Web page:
Because the cancers that were detected were found at more advanced stages, X-rays had no real effect on mortality levels. When the more effective diagnostic device, CT scan, came along, the early ones were expensive, and their radiation dose was high. As the technology improved, the scans began to have better resolution and emitted much lower radiation levels. They also become more affordable.

In December of 2013, the U.S. Preventative Services Task Force began recommending that certain people at high risk for lung cancer have yearly screening with low-dose CT scans. The recommendations called for an annual screening with a low-dose CT scan for people ages 55 to 80 who had at least 30 pack years over their lifetime.

But, even with the 2013 recommendation, screening still remains too low, according to studies done by the American Cancer Society. The studies compared the proportion of people who were up to date with screening in 2010 to the proportion of people who were up to date with screening in 2015. Screening rates were just 3.3 percent in 2010, but despite the new guidelines, they had only improved to 3.9 percent by 2015.

Research supports the new, broader screening recommendations. In the NELSON trial, Europe’s largest randomized lung cancer screening trial done jointly by Dutch and Belgian researchers, participants saw a 25 percent reduction of lung cancer mortality with a volume-based low-dose CT lung cancer screening of high-risk participants after 10 years of follow-up.

The five-year survival rate for non-small cell lung cancer is 24 percent, according to the American Cancer Society. It is only 6 percent for those diagnosed with small cell lung cancer. But the figures improve depending on at what stage the cancer is caught. If a lung cancer is caught while it is still localized in the lung, the five-year survival rate is 61 percent.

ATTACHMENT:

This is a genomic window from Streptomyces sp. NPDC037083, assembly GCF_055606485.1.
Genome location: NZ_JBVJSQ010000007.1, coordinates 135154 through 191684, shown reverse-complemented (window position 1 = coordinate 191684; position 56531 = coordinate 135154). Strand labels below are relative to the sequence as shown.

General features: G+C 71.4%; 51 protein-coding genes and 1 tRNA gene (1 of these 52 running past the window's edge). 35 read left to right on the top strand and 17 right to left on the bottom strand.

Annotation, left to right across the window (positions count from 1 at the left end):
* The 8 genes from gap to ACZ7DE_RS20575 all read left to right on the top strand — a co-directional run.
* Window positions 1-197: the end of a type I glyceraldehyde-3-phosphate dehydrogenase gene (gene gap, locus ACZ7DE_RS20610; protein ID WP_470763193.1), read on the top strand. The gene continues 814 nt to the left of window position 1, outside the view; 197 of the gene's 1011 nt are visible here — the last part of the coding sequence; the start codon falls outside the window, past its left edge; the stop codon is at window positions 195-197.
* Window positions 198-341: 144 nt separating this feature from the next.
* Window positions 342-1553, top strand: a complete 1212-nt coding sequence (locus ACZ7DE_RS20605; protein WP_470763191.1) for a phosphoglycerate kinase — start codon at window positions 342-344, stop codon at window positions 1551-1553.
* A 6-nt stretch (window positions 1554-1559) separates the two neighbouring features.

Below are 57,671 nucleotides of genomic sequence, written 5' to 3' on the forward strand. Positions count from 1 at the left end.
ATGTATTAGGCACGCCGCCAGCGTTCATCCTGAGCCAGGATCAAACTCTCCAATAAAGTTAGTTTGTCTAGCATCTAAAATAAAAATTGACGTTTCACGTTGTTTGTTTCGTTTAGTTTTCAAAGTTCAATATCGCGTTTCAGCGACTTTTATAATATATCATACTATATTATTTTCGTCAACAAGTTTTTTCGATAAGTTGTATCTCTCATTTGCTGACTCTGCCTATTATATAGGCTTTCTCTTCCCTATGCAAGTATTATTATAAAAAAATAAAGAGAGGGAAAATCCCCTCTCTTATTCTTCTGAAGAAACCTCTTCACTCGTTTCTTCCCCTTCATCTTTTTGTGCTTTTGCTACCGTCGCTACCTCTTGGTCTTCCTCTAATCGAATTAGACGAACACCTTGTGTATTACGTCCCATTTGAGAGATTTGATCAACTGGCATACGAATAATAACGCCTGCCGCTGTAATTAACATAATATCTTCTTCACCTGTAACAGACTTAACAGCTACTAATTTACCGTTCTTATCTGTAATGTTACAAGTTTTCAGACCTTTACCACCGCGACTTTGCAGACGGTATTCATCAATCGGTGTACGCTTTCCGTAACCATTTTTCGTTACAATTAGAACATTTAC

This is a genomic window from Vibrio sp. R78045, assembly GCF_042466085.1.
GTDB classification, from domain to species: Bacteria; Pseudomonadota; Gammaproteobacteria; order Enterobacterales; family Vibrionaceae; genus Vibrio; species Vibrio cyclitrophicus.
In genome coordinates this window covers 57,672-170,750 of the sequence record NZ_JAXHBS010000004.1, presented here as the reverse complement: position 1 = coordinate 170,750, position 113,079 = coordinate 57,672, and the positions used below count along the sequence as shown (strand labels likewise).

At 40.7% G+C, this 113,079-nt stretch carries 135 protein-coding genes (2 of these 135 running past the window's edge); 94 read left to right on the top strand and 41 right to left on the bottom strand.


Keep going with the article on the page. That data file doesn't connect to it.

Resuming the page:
"When used properly, the low-dose CAT scan is an effective screening tool that can save lives," Dr. Spillane said. "Just like breast cancer, when you find something earlier you can do a more conservative surgery. That's one of the things that I'm leaning towards, especially if you can get a really small tumor, because then you don't have to do a major lung resection. You can do a more limited lung resection or stereotactic radiation."

As part of the screening program, smoking cessation needs to be addressed, he said. For every eight lung cancers, seven are caused by smoking.

If you are interested in quitting smoking, talk to your doctor about safe nicotine replacements like gum, lozenges, patches and prescription drugs that can quell the urge to smoke. You can also visit smokefree.gov.

The website offers a quit plan, tips on the best ways to quit and smoke-free apps and text messaging that offer 24/7 support and encouragement. They also offer the chance to speak with experienced smoking cessation counselors who will help you make a plan to succeed by calling 1-800-QUIT-NOW. You can even sign up to participate in a research study that might help other people quit in the future.

Dr. Spillane said he hopes people will not hesitate to come in for screening because it has been proven to save or prolong lives. Strict COVID-19 precautions are in place at all Cape Cod Healthcare imaging locations.

"There has been more hesitancy on the part of patients to see their primary care doctor or get a screening. It's time to be taking care of these health issues again," he said.